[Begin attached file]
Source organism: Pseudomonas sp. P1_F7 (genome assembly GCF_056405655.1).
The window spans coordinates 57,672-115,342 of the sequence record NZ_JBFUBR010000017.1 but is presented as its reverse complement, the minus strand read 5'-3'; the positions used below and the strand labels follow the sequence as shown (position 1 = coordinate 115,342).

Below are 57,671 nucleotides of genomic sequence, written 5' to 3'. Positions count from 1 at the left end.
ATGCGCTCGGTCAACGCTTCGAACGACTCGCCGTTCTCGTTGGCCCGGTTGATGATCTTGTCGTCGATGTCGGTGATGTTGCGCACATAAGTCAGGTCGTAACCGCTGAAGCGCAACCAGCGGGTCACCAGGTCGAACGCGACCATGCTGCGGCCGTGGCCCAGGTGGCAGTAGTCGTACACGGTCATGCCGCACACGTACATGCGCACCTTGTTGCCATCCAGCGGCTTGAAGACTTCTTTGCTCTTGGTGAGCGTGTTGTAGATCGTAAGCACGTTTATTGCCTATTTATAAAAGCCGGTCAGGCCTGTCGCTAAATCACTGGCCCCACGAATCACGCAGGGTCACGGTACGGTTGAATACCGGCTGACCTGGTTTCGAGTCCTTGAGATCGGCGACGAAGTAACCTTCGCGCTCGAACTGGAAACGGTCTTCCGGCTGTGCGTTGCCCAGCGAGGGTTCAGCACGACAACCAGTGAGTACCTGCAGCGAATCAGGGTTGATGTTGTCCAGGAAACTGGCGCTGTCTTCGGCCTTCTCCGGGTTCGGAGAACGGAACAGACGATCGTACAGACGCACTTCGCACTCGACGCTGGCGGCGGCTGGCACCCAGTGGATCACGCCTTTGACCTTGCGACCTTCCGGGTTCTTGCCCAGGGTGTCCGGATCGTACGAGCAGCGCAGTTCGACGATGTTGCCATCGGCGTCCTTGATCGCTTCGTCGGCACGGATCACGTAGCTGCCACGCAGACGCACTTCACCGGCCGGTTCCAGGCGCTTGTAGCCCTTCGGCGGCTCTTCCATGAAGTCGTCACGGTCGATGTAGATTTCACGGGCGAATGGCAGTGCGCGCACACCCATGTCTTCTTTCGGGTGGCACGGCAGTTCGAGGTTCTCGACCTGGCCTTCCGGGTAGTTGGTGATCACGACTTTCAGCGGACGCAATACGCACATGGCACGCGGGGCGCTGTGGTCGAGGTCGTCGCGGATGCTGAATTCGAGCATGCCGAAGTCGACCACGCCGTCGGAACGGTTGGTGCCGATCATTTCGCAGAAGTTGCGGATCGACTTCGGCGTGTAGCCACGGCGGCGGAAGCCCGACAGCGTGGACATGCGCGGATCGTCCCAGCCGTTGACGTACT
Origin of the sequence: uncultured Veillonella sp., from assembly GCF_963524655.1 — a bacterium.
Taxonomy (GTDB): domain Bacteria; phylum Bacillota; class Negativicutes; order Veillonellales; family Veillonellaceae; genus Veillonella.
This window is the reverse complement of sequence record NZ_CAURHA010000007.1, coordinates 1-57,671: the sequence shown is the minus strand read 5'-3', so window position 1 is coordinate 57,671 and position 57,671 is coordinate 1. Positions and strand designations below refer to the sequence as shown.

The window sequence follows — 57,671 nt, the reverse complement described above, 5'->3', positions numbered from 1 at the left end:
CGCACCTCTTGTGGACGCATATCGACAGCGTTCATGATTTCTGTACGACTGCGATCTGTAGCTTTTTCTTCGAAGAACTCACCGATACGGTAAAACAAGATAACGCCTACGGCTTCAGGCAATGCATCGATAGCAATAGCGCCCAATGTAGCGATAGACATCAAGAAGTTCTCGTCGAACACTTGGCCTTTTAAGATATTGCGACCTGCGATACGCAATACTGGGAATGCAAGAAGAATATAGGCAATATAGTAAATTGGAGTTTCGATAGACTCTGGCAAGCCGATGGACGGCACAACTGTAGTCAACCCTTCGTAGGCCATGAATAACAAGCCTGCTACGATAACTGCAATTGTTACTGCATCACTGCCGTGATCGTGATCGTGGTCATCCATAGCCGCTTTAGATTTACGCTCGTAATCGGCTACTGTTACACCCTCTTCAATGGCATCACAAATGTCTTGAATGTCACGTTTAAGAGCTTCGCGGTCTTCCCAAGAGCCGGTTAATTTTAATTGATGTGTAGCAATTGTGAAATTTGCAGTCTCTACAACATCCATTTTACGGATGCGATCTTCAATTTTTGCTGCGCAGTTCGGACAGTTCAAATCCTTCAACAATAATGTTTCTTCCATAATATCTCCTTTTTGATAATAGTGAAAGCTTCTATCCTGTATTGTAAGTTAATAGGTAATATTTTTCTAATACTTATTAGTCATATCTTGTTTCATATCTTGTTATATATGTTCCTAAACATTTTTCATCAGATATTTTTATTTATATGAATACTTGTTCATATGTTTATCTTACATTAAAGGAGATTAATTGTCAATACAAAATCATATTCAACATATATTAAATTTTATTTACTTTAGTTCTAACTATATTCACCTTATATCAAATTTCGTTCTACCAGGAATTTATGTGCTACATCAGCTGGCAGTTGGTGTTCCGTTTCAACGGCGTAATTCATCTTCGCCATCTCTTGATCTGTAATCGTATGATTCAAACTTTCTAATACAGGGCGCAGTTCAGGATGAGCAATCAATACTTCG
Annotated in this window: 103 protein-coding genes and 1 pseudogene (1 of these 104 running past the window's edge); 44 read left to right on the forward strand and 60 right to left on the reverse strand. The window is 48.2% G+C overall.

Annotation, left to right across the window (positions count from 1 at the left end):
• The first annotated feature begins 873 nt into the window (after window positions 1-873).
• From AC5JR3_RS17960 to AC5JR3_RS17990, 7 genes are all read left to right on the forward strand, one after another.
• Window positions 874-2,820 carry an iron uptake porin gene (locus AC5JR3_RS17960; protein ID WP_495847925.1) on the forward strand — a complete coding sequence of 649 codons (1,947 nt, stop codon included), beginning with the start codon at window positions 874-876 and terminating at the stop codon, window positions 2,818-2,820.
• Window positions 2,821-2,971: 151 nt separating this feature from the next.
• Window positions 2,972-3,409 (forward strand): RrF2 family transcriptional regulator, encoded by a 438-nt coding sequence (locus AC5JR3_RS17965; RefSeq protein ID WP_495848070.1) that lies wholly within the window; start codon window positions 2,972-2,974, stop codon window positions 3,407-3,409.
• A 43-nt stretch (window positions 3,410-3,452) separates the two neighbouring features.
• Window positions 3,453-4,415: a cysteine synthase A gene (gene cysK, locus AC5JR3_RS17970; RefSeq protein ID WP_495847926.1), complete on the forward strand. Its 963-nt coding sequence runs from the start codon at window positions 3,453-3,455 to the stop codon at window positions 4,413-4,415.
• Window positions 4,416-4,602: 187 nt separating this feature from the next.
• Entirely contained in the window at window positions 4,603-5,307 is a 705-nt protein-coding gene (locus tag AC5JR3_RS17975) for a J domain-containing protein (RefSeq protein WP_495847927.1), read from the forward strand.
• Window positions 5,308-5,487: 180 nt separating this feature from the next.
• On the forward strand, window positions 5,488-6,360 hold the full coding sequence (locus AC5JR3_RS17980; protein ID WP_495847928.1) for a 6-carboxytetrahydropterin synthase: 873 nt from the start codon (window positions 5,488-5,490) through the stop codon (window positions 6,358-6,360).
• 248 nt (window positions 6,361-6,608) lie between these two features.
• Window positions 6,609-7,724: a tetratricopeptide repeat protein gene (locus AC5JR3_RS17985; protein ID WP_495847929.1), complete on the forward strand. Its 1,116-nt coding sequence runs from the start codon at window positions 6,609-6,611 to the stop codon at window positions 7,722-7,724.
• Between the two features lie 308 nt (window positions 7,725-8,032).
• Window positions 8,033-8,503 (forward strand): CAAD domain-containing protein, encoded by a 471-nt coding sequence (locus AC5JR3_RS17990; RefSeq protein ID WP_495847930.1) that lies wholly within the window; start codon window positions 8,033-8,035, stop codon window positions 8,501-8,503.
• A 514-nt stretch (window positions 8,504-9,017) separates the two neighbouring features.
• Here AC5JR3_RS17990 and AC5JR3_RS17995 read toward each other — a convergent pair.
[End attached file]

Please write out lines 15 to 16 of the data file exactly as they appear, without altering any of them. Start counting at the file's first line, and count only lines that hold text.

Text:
• Window positions 2,821-2,971: 151 nt separating this feature from the next.
• Window positions 2,972-3,409 (forward strand): RrF2 family transcriptional regulator, encoded by a 438-nt coding sequence (locus AC5JR3_RS17965; RefSeq protein ID WP_495848070.1) that lies wholly within the window; start codon window positions 2,972-2,974, stop codon window positions 3,407-3,409.